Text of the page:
On the state level, changes also happened in response to the legal pressure, culminating with adoption of the state’s first-ever zero emission vehicle mandate. The mandate, modified several times since, is responsible for increasing numbers of battery and fuel cell electric vehicles on the roads.
The case was a slam dunk. It was 1984, and the region had until 1987 to attain standards IF it had met certain requirements to get an extension last 1982, which it hadn’t. And not only did the plan not show attainment by 1987, it didn’t demonstrate attainment EVER!
And the agency response wasn’t due to an idle threat – disapproval of the plan could lead to the loss of many hundreds of millions of federal transportation dollars and restrictions on growth, and even put the federal government in charge of clean-up efforts.
Yes, it was better to fix the problem.
Several months after filing, I was approached by EPA to explore possible settlement of the lawsuit. We began discussions, and Lucille (!) was assigned to work with me on a possible new EPA program, called the “Reasonable Extra Efforts Program” or REEP. The name came from a “reasonable efforts” requirement in federal law.
We finally reached agreement on the program, though the final sticking point was EPA’s refusal to acknowledge oxides of nitrogen as a precursor to ozone – which all air pollution science said it was, and which forms the basis of most emission control efforts today. (The other sticking point was federally controlled sources, like ships.)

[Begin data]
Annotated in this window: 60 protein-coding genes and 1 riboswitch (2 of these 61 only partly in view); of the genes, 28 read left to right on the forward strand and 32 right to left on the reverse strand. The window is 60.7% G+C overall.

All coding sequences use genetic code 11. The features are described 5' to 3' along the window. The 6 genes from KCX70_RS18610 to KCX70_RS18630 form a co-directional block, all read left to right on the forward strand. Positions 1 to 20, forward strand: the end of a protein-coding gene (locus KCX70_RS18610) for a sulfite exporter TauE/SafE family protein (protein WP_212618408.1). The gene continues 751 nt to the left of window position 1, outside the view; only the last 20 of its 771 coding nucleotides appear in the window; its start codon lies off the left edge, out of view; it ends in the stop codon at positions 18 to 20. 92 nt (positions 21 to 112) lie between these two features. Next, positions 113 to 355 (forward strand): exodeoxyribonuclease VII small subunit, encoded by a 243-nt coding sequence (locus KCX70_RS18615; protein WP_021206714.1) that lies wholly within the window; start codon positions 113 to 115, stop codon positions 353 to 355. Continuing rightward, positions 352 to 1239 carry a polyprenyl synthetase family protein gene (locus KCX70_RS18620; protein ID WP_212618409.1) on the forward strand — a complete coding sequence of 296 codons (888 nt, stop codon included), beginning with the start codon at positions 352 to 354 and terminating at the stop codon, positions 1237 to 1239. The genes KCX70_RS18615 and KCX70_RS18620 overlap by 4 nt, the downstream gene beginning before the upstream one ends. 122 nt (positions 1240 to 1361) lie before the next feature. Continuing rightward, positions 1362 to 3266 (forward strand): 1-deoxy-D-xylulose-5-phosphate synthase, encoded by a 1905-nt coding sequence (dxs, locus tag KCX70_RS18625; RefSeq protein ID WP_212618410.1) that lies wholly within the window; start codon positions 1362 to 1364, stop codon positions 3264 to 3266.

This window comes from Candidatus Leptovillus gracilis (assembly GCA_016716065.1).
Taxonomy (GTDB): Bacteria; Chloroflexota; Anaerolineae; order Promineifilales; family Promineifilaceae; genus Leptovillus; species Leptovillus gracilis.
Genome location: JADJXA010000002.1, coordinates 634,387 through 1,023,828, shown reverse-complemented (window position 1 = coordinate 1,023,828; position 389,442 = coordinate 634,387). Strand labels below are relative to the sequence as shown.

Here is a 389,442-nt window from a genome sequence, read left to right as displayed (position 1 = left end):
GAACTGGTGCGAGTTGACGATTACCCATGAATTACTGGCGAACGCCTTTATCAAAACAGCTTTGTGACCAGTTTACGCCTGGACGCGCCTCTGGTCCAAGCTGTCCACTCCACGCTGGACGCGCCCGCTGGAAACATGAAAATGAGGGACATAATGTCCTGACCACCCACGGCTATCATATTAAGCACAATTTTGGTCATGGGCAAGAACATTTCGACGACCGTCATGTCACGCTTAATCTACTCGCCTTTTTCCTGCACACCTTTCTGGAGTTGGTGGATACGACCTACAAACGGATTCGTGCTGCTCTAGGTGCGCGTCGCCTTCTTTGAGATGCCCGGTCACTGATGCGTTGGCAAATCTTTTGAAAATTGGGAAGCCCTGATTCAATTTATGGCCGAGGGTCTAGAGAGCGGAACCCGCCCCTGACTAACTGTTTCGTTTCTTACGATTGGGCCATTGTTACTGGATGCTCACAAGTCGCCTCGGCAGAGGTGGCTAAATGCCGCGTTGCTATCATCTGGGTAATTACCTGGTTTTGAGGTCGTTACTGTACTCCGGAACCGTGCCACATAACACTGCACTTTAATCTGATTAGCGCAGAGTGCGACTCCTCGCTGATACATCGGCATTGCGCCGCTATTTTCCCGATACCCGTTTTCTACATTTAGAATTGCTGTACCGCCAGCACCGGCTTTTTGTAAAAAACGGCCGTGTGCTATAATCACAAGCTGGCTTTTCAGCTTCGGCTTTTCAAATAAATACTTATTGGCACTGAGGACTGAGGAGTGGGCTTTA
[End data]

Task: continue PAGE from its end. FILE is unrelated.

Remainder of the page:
I gave in reluctantly, not wanting the perfect to be the enemy of the good.
And Lucille received an internal EPA award for her development of the REEP program.
And so our settlement was in place… or was it?
Several Congressmen in areas representing the auto industry, led by John “Dirty Air” Dingell as we called him balked at the settlement, saying that it was illegal. Technically, I guess it was, and these Congressmen were going to be the enemy of the good.
So … EPA reneged on its settlement agreement.
And the Ninth Circuit Court of Appeals scheduled our hearing.
Dan Selmi appeared before the panel of judges, and despite getting asked tough questions, when the decision came down, I won.
The plan was set aside, and the court told EPA to do its job, meaning “step in and prepare your plan for the region” as required under federal law.
In a case that some refer to as “Son of Abramowitz,” I filed a second lawsuit, this time while working at the Coalition for Clean Air, and under their name. The case was to get the court to order EPA to prepare its own plan for the region, as required under federal law.
This case was easily won, too, and EPA was forced to prepare its own plan for region, which was then equally attacked by industry and environmentalists, but was never implemented, in part due to the adoption of new amendments to the Clean Air Act in 1990.
Today our air is much cleaner than it was, and I owe that to the courageous action of an EPA employee making a call that could have cost her her job.
I’ve only recently been able to tell this story, in order to protect her. But now that the secret is out, we all owe a debt of gratitude to Lucille van Ommering. And I owe her special debt for the most exciting and gratifying period of my career.[Note from CCA: CCA will forever regret not being first in line to join Mark when he filed his lawsuit and when we did intervene it certainly wasn’t to keep him from “getting too crazy.” We are very proud to have learned our lesson and been lead plaintiff in the Son of Abramowitz lawsuit.]